This is the month of year when — for a quarter century — Westporters flocked to Festival Italiano at Luciano Park.
We were joined by thousands of others — plenty of actual Italians, and many more wannabes — from as far away as Brooklyn.
The Italian Festival is gone. So are the days when Saugatuck was a true Italian neighborhood, filled with extended families, shops and restaurants handed down through generations, and a special atmosphere remembered lovingly by the ever-dwindling number of people fortunate enough to grow up there.
Sam Febbraio did. The other day, while going through his mother’s papers, Tony Giunta found a list Sam made.
Tony thinks Sam typed it up in the mid-1960s. It’s filled with his best recollection of the names of people and places in Saugatuck in the 1930s and ’40s.
If you are a native Westporter — particularly from Saugatuck — you’ll remember many of these names.
If you don’t: You missed some of the best times — and people — our town has ever seen.
I’m sure “06880” readers will have comments about some of them. We should all read them.
It’s a way of celebrating our own Festival Italiano.
A couple of years ago I called the Masonic Temple on the Post Road “the spookiest spot in Westport.” In the Comments section, Tony Giunta invited me to come see how un-scary it was.
Recently, the 1964 Staples grad — and current Worshipful Master — repeated the invitation.
The other day, I took him up on his offer. Despite occupying the top 2 floors of a building that also houses a funeral parlor, the building on the corner of the Post Road and Imperial Avenue is not particularly spooky.
Westport’s Temple Lodge #65.
A bit dated, perhaps. But also — as Tony notes — one of “the best-kept secrets in Westport.”
Our Temple Lodge #65 has been around since 1824 — more than a decade before Westport itself was incorporated. After convening at various spots (including National Hall), the local chapter of the centuries-old international organization moved into the then-new building in 1911.
The Masons have been there — meeting the 2nd and 4th Thursday of every month — ever since.
There are now about 100 Masons, though a typical meeting draws 40 or so. The lodge includes a parlor, dining room, kitchen, library, foosball room and large meeting room.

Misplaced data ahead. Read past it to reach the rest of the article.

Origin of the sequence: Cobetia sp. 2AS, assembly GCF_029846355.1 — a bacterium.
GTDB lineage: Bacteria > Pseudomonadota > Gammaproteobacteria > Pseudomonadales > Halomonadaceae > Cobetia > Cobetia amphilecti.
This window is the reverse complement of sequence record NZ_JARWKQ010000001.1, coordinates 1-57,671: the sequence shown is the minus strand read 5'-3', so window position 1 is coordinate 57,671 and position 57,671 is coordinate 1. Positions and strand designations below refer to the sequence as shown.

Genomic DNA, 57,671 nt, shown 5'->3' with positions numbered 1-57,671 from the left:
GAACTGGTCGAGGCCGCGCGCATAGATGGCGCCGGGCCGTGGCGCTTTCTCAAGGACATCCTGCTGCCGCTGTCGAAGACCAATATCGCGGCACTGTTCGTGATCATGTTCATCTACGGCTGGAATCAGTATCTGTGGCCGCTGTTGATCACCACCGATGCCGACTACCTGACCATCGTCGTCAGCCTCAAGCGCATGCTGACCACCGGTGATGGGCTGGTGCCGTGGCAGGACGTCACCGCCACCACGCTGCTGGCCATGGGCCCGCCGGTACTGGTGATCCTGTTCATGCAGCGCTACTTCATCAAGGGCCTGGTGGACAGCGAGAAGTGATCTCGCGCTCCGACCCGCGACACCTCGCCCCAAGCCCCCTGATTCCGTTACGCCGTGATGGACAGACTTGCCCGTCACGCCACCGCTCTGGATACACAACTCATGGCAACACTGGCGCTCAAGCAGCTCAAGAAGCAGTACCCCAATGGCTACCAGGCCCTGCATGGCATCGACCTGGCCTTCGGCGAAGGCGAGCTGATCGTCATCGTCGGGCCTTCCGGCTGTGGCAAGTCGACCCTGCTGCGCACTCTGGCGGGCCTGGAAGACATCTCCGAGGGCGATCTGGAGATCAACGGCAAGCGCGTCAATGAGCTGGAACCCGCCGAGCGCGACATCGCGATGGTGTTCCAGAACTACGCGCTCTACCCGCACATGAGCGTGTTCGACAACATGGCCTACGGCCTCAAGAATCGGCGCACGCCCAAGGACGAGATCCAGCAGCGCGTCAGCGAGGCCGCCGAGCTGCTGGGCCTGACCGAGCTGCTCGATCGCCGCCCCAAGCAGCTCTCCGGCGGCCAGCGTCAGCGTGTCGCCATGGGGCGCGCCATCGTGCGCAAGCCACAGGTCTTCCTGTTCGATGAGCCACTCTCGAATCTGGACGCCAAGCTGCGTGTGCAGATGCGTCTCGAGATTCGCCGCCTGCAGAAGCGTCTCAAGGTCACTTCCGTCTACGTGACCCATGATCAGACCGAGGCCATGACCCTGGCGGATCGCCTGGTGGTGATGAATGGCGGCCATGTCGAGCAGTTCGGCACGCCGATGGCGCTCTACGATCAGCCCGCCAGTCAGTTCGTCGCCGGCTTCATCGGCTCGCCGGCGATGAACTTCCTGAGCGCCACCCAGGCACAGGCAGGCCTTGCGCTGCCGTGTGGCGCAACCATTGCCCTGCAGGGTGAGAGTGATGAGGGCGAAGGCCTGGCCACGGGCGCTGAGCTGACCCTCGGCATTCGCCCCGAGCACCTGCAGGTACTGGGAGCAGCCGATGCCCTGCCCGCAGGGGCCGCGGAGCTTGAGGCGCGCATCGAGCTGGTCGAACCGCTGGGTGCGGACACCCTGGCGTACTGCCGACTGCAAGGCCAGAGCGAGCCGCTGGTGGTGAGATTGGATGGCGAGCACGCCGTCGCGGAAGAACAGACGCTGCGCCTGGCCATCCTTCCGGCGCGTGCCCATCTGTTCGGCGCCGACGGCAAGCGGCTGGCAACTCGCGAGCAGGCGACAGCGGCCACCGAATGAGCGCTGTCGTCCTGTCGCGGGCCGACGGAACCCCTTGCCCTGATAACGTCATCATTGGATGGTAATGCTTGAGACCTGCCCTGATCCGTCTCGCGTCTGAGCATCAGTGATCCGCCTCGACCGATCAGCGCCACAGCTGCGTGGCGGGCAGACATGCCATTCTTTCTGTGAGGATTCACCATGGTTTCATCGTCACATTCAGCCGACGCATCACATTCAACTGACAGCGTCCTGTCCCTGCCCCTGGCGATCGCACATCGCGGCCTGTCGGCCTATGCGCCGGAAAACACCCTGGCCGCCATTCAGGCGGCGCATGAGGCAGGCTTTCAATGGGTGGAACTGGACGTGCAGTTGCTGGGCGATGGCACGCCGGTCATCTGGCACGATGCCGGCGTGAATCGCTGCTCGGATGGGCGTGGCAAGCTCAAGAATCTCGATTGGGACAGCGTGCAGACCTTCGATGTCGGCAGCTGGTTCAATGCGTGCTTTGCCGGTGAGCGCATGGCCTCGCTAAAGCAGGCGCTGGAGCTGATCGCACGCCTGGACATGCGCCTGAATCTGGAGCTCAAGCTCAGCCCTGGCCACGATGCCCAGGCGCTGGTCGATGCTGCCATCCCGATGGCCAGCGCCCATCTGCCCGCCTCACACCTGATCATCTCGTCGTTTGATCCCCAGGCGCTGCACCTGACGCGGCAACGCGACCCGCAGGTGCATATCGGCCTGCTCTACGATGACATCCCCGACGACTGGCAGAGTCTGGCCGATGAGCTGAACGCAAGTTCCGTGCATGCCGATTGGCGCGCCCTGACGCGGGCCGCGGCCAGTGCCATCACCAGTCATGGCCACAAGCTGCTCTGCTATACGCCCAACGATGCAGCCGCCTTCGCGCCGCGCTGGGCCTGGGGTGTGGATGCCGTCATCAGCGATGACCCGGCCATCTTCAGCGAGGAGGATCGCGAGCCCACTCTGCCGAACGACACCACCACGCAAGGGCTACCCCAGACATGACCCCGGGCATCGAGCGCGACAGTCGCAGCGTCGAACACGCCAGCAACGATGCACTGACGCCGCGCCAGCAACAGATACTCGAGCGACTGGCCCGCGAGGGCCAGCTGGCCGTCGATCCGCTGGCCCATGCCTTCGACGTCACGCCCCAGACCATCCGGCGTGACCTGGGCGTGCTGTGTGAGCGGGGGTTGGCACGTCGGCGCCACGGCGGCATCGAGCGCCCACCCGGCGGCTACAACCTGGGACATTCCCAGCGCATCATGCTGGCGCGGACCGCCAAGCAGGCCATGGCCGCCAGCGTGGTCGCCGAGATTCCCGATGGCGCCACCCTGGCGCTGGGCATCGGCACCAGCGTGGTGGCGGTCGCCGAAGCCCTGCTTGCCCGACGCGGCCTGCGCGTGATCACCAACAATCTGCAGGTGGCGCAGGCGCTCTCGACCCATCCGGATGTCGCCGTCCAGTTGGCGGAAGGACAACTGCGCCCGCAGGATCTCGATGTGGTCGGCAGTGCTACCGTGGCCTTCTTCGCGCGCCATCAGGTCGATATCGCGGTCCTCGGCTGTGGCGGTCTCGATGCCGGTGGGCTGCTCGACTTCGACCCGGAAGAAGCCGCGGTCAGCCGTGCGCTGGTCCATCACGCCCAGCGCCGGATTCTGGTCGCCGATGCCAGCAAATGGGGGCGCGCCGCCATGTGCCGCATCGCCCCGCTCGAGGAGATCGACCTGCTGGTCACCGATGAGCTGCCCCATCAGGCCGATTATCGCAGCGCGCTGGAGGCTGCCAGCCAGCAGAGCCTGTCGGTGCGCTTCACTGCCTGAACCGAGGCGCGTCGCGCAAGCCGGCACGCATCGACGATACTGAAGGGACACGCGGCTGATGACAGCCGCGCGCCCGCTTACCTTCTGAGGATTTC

The Masons’ meeting room.
The meeting room includes a clock from Jason Robards’ estate, and an altar. “We’re not a religious organization. But to join you must have a belief in a Supreme Being,” Tony explained.
“We don’t discuss religion or politics in meetings,” he added. “That causes too much discord.”
Meetings are governed by rituals, but include committee reports, information on the welfare of brothers, and discussions of charitable works.
Tony joined in 2007, after retiring from the Westport Police Department. He’d been a Kiwanis Club member and worked with the Y, but had always wanted to be a Mason.
Tony Giunta, in the meeting room.
He proudly showed me a list of previous Masters. Well-known Westport names like George Constantikes, Don Goss, Tom Hofstetter, George Underhill, Carl Cirino and Rocco Frank are inscribed in careful calligraphy.
In earlier times, the list included Westporters from famed families like the Fables, Wakemans, Sniffens, Bradleys and Krauses.
As Tony conducted his tour, I realized that the Masonic Lodge is not a scary building. Instead, it’s simple — and historic.
Plus, it’s got a killer view of the Memorial Day parade. Every May, the Masons gather there.
When it’s over, the bagpipers come upstairs. And then the real party begins.
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